DistributionRead full entry
Range DescriptionThis species is endemic to Australia. The two subspecies, Bettongia penicillata penicillata and B. p. ogilbyi, formerly occurred in suitable habitat over much of the mainland south of the tropics. Recorded from south-west Western Australia, across southern Australia (including St. Francis Island near Ceduna) to the Great Dividing Range (Finlayson 1958). Oral history research involving Aboriginal people has confirmed that the species also ranged over much of the Great Sandy and Gibson Deserts in Western Australia and into the Tanami Desert of the Northern Territory (Burbidge and Fuller 1984; Burbidge et al. 1988).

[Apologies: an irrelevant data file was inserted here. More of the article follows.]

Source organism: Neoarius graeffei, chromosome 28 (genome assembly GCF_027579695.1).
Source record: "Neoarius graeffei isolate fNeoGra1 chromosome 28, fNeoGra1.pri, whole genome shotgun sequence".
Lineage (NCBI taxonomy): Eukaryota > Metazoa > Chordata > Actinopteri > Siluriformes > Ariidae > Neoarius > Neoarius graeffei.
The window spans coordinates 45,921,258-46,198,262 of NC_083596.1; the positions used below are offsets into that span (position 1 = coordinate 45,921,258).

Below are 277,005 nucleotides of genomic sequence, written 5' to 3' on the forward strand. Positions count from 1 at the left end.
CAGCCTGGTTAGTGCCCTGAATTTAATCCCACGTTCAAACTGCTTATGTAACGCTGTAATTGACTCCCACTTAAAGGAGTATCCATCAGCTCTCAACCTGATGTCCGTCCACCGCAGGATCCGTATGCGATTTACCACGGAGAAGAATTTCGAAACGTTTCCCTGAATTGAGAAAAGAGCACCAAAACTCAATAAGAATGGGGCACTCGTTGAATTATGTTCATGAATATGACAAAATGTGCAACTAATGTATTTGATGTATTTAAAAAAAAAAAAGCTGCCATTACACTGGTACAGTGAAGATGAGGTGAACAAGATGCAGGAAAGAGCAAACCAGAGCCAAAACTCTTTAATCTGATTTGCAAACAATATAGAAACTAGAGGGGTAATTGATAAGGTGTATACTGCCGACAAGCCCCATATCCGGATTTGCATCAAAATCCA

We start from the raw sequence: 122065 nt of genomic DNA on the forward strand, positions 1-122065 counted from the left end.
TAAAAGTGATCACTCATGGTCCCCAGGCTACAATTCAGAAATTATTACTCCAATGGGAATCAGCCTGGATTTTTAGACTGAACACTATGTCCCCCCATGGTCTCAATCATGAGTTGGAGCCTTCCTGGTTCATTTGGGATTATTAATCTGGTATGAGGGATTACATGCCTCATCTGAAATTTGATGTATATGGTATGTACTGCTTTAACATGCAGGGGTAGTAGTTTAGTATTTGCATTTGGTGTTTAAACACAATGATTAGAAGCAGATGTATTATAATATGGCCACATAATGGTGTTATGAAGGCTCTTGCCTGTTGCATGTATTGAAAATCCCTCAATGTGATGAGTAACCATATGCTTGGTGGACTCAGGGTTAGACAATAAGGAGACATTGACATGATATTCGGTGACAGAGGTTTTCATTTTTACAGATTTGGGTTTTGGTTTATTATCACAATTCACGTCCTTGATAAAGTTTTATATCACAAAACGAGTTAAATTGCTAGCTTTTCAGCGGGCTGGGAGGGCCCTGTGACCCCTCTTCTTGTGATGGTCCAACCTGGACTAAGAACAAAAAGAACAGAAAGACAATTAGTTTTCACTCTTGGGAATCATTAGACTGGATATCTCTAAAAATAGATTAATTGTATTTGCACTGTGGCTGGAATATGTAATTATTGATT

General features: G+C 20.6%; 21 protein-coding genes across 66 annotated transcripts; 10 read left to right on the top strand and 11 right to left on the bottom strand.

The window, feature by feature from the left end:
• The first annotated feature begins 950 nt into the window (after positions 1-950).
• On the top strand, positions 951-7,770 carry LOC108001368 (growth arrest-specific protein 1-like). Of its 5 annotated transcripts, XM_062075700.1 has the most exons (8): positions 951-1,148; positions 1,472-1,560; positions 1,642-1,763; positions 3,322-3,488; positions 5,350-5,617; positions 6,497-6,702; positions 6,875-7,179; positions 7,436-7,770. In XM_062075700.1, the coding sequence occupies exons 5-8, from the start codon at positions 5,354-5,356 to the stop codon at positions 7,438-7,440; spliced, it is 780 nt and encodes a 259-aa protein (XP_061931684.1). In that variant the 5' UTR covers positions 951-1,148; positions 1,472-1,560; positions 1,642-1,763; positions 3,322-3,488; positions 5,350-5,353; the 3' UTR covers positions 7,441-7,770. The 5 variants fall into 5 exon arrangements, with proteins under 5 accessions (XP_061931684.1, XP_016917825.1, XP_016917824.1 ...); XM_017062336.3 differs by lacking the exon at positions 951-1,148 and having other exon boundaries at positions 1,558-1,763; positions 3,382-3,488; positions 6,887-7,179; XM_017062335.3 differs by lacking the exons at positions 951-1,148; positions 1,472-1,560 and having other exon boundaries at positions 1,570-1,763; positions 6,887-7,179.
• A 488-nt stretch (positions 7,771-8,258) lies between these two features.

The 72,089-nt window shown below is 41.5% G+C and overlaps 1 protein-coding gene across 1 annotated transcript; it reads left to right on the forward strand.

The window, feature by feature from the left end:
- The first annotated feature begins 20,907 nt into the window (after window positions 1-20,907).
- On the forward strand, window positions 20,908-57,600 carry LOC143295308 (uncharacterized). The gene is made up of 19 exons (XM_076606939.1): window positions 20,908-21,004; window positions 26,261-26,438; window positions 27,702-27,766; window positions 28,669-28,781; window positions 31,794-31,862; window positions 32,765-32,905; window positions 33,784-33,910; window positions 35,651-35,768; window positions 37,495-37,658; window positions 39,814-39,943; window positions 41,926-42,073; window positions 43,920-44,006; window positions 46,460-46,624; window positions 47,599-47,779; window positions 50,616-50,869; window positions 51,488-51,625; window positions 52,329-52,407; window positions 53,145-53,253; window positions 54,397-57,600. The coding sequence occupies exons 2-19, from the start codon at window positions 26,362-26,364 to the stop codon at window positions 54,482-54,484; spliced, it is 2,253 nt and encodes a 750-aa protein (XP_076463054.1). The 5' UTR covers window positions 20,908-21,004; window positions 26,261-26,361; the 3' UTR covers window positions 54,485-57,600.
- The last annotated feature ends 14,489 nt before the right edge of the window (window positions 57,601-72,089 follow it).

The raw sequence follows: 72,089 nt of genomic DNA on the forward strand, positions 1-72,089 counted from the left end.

The subspecies B. p. penicillata occurred in south-eastern Australia and is now considered to be extinct. B. p. ogilbyi currently occurs as natural populations at Dryandra Woodland, Perup Nature Reserve (and adjacent areas within the Upper Warren River Catchment, as far west as Kingston Forest and south near Lake Muir), and at Tutanning Nature Reserve. Sightings in Fitzgerald River National Park have not been confirmed, despite extensive trapping. B. p. ogilbyi has been translocated to 46 sites in Western Australia, notably Batalling Forest, Boyagin Nature Reserve, Julimar CP, two privately-owned sanctuaries (Karakamia and Paruna), and multiple sites in the northern jarrah forest as part of research into the effectiveness of different rates of aerial fox baiting (Operation Foxglove). There have also been three translocation sites in New South Wales (including Scotia Sanctuary) and 12 in South Australia, including Venus Bay Island A, Wedge Island, St. Peter Island, mainland Venus Bay CP, and Yookamurra Sanctuary. These translocations have met with mixed success, although some are too recent for their success to be measured.